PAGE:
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Here’s What It’s Like For Me Celebrating Black History Month At A PWI

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February is only 28 days (29 in a leap year), but it is loaded. From the happy birthdays I have to wish to my family and friends to Valentine’s Day suffocating me everywhere I go, it’s a lot. But one thing that subsides my February blues is Black History Month. Officially recognized in 1976, Black History Month is a month of celebration and observance of Black culture. After generations of oppression and discrimination, having an entire month dedicated to Black history was a big deal, which is why I take pride in the month every year. 

Growing up in a predominantly Black school district in Bowie, Maryland, Black History Month held a lot of significance in school for me — starting from kindergarten to senior year of high school. The month meant school-wide assemblies with performances of different songs and dances, parades where we dressed up as Black historical figures, and reports on Black history. But what made this special was that everyone participated in the festivities.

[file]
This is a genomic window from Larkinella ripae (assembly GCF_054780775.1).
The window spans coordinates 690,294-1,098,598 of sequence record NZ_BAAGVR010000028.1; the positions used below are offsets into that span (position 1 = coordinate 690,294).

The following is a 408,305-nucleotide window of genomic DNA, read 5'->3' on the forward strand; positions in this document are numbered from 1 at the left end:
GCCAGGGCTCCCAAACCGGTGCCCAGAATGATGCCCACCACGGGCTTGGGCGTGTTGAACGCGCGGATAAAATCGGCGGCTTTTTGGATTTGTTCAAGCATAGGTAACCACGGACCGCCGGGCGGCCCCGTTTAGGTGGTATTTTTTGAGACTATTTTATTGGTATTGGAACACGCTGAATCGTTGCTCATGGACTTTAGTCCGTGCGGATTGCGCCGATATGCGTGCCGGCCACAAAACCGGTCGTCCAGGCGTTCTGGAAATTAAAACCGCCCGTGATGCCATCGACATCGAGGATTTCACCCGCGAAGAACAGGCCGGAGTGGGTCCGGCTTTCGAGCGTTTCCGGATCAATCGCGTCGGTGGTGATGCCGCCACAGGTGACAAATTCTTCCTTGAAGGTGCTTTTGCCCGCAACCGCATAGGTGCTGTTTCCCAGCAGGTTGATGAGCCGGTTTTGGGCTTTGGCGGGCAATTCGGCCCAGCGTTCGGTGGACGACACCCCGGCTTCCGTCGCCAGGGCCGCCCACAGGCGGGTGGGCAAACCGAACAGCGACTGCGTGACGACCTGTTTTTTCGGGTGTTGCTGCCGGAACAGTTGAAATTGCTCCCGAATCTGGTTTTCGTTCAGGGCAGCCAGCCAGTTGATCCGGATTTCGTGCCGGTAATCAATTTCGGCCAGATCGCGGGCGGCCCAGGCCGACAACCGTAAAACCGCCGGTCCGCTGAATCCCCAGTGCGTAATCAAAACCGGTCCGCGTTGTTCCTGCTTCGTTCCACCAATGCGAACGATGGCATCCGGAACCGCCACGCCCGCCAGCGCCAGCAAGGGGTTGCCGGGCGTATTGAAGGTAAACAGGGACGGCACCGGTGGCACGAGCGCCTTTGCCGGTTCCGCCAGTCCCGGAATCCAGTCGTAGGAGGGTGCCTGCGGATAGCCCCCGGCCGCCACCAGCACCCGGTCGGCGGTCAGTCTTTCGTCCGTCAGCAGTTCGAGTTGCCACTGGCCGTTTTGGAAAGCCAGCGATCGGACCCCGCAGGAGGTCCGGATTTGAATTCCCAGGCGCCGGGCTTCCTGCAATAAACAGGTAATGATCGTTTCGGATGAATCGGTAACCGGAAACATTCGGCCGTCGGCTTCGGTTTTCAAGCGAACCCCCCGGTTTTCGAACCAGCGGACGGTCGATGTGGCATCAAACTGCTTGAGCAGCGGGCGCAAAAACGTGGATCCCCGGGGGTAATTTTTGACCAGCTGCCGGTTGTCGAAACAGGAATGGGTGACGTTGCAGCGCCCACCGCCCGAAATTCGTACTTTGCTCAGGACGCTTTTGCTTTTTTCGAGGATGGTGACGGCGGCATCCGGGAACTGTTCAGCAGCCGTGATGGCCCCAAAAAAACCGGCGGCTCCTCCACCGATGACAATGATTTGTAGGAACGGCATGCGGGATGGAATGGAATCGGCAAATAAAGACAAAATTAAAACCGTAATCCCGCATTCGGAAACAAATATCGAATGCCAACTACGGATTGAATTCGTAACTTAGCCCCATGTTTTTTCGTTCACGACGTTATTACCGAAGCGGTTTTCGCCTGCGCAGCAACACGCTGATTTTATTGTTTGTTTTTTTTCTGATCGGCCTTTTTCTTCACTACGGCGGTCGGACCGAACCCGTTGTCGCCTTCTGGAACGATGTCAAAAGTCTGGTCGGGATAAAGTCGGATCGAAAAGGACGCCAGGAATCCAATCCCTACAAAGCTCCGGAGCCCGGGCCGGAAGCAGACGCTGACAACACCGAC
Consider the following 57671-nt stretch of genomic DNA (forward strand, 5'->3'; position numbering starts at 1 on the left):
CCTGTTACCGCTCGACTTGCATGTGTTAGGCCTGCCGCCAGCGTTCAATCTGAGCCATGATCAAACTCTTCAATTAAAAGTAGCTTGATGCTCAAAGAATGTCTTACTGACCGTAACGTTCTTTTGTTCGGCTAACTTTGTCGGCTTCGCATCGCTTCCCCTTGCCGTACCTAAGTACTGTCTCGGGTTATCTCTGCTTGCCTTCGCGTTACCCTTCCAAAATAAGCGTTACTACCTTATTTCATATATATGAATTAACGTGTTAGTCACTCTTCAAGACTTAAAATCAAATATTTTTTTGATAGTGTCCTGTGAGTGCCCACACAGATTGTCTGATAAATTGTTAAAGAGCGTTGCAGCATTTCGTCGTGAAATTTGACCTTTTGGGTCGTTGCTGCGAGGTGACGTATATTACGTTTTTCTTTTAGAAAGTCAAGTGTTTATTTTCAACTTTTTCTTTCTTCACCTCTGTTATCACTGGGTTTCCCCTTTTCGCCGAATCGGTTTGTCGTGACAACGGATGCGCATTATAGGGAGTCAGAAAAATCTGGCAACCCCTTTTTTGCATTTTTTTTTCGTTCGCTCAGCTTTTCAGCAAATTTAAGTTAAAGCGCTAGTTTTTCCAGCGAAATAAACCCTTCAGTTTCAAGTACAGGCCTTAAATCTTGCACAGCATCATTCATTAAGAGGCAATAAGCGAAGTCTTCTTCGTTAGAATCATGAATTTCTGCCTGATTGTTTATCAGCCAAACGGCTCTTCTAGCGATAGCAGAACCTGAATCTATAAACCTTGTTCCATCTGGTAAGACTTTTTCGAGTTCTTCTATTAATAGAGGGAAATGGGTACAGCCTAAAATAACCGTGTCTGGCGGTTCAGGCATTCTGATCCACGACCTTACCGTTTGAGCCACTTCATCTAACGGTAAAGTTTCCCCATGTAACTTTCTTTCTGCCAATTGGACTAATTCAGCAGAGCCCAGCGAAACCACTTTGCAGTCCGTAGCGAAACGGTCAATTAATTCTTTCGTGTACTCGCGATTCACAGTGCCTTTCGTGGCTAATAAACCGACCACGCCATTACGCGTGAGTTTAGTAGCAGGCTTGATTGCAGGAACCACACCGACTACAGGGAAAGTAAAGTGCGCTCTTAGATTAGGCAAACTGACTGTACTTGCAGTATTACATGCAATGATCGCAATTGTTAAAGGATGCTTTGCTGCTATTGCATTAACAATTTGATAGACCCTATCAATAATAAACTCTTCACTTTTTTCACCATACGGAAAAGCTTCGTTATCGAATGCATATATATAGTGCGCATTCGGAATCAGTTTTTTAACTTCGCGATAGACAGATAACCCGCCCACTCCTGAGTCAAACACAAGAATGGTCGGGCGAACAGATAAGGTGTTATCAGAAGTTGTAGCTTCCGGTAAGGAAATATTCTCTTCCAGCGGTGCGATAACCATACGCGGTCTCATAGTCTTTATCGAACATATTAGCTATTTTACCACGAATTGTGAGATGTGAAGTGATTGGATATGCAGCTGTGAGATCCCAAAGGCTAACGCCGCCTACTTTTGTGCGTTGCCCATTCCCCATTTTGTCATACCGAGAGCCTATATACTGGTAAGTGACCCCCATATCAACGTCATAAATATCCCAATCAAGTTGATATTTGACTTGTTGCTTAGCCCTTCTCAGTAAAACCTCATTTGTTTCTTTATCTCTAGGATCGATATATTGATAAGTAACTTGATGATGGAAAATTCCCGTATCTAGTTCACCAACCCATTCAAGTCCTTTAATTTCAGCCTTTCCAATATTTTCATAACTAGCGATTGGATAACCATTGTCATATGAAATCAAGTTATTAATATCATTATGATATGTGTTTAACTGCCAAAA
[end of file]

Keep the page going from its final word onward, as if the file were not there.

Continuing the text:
So when I got to college, it’s safe to say that I was disappointed with my university’s Black History Month efforts. And I’m not saying that my university — Loyola — didn’t recognize Black History Month at all. Yes, the Instagram post stating “Happy Black History Month!” illuminated my feed on Feb. 1, but from what I could tell, that was it. Throughout the month, there wasn’t that much celebration going on unless you were a part of the Black Student Association, which made an effort to have events that spanned across the month, ending in a big semi-formal event. Overall, Black History Month wasn’t really “mainstream” on my campus.